Do Preserved Bodies Dwell in Lake Tahoe's Depths?! The Truth Behind Tahoe's Myths

11 min
Emerald Bay is home to mysis shrimp, which are making the battle to keep Tahoe's waters blue more difficult. (Sean Gallup/Getty Images)

Lake Tahoe is the backyard playground for many in the Bay Area, so earlier this year we asked the Bay Curious audience what questions they had about this recreational hot spot. We collaborated with TahoeLand, a podcast from Capital Public Radio, to answer those questions. Let's get to it!

Are the depths of Lake Tahoe so deep that the lack of light, oxygen and life stops decay and there are dead bodies (some even human) floating in perfect preservation at these depths?

- Kasey Jones

A grisly legend is often repeated about Lake Tahoe. Story goes: The lake was once a place where mobsters would dispose of the bodies of their victims. And because the lake is so deep, and so cold, those bodies are still in perfect condition, floating at the bottom of the lake.

Thankfully, this legend is false.

"The water of Lake Tahoe is alive with microorganisms and larger organisms that feed on dead plant and animal matter," says Dave Antonucci, a longtime Tahoe resident and engineer. "So over time, what happens is the body decomposes as it normally would, and all you're left with is fillings, body piercings and joint replacements."


In 2016, a group of divers with the Undersea Voyager Project spent a month exploring the depths of Lake Tahoe. While they did find 2,000-year-old trees, sunken boats and undocumented species -- they did not find any bodies.

I know I'll be swimming a little easier the next time I'm in Lake Tahoe.

What is the history behind Tahoe Tessie?

- Allison Savage

Tahoe Tessie is Lake Tahoe's version of the Loch Ness Monster — a mysterious, prehistoric-looking creature of considerable size. Over the years locals and visitors alike have traded stories of supposed sightings.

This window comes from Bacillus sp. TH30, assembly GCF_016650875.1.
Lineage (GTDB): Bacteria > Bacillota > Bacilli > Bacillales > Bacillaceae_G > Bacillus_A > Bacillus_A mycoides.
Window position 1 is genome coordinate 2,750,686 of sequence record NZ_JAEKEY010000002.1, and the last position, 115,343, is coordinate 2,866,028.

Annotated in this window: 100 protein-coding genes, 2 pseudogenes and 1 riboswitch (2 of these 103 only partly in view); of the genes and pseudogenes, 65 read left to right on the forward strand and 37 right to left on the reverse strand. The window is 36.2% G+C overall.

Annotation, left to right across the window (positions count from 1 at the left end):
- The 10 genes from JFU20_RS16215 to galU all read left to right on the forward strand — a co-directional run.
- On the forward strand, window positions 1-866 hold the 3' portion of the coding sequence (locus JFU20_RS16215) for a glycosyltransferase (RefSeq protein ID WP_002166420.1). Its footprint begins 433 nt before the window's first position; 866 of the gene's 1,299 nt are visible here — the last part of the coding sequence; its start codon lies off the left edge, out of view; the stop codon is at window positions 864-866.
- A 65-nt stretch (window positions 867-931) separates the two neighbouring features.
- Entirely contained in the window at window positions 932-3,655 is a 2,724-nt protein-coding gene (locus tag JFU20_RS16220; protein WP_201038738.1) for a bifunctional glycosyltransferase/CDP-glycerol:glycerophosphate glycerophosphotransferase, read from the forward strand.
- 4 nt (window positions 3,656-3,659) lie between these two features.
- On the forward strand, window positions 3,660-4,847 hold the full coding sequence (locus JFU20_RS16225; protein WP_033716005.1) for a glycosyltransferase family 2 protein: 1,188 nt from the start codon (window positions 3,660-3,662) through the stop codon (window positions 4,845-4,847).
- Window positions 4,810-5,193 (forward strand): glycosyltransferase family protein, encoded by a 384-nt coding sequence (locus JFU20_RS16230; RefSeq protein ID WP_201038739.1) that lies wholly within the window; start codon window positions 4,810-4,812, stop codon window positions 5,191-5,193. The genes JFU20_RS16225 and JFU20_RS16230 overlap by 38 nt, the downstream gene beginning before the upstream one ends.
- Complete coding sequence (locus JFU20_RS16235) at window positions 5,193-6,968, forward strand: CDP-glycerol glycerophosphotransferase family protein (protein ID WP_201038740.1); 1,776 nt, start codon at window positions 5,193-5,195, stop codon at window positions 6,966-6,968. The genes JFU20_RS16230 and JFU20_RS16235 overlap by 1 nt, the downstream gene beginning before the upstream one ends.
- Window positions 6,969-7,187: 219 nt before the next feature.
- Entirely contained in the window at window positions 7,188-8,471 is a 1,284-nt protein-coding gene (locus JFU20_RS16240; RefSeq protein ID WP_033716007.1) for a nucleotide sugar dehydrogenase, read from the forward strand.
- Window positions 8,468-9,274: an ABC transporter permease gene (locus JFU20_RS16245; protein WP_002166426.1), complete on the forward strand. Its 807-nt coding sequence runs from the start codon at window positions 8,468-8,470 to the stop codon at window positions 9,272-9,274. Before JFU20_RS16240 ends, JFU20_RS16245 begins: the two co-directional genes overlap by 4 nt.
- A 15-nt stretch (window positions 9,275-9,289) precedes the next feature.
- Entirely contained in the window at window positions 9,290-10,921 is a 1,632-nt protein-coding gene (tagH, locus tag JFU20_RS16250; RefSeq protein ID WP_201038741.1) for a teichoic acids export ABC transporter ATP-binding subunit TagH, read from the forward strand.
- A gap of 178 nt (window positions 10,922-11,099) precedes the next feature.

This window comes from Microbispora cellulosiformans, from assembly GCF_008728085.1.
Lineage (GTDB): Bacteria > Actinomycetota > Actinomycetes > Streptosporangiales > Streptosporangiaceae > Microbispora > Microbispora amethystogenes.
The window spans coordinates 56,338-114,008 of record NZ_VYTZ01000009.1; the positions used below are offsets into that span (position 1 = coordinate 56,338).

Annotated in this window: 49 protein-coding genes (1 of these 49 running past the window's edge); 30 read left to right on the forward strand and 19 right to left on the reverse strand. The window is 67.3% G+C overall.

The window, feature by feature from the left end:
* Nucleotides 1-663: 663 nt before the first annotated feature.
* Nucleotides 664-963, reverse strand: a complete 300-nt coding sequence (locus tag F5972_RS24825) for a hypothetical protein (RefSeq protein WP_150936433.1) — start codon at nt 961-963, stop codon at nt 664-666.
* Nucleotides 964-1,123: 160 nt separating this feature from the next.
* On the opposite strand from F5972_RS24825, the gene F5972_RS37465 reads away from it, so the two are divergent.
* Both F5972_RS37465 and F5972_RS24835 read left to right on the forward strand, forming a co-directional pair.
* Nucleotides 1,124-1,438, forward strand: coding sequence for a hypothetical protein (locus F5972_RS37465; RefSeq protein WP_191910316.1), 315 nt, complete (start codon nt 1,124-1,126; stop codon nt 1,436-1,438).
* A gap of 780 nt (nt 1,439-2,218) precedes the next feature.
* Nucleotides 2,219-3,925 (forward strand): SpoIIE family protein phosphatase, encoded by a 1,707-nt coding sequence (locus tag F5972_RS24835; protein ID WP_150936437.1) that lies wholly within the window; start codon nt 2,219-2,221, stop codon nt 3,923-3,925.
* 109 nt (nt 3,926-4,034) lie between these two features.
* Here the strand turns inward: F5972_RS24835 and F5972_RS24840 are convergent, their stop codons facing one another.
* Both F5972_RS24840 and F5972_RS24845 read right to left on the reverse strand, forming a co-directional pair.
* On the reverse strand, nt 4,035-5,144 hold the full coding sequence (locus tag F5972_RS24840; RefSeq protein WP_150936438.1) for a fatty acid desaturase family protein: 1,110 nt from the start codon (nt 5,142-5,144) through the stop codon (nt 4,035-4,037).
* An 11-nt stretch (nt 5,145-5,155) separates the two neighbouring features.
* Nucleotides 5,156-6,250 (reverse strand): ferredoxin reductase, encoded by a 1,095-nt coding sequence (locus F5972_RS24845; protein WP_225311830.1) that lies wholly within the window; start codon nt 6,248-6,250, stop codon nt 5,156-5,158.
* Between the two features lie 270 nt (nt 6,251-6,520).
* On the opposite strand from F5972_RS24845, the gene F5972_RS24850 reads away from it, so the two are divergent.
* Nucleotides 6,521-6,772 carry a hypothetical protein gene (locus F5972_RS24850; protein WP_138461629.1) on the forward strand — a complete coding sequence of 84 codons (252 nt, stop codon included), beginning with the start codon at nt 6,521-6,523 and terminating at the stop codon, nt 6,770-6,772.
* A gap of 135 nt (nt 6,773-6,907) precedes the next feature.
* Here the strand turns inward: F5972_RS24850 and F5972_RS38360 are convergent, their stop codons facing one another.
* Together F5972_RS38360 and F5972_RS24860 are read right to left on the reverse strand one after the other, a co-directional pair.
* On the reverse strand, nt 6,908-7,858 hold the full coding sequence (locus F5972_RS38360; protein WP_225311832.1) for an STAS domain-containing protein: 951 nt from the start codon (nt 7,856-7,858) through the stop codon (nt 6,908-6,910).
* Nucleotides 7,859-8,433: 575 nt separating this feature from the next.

But Dave Antonucci points out that the lake is only 3.5 million years old, so anything living in the lake can't be prehistoric. Still, there might be something to the sightings. He thinks people might be spotting a sturgeon.

“If you've seen one, it kind of has a prehistoric look to it,” he said. “It's kind of scaly, with large fins and kind of a dinosaur-looking snout. They grow quite large. They can grow up to 22 feet long, and the conditions in Lake Tahoe are such that they could survive.”

An example of a very large sturgeon. (Geoff Parsons/Flickr)

What would it take to have more frequent and usable Amtrak train service from the Bay Area/Sacramento to Truckee?

- Anonymous

We consulted KQED's resident transit enthusiast Dan Brekke, and here's his response:

Right now, train service from the Bay Area to Truckee is on Amtrak's California Zephyr. Two trains make the stop each day -- one eastbound, one westbound.

Even though the Zephyr is a long-distance train — it runs from Emeryville to Chicago — there's some evidence that folks in California are using it to get to the Sierra. Zephyr ridership to Truckee has increased about 50 percent over the last five years, according to numbers compiled by the Rail Passengers Association, and the top seven stations for Zephyr riders coming to or leaving Truckee are, in order, Emeryville, Reno, Sacramento, Martinez, Richmond, Roseville and Colfax.

But we're not talking about huge throngs of riders using the Truckee stop. The daily average last year was about 40 people. Now, the question is, what would it take to run more frequent trains?

And here's where I get more non-authoritative: On one level, I'd like to think that all we'd need to do is find a few trains and put them on the rails, and that would be that. But since the rails are privately owned and the service would almost certainly need to be publicly financed, what you'd need, in no particular order, would be: money, an agency to plan and run the service, money, equipment, money, and access to rails. Oh, and money.

Right now, all of the above are lacking. The recently adopted California State Rail Plan does raise the question of further service to Truckee — but only as a study to be launched in 2022.

It's kind of a disappointing answer if you're a train fan.

Need more? Here's some additional reading

Our friends at TahoeLand answered more listener questions, and have a lot more to offer about how climate change is impacting Lake Tahoe. Here are a few links to check out: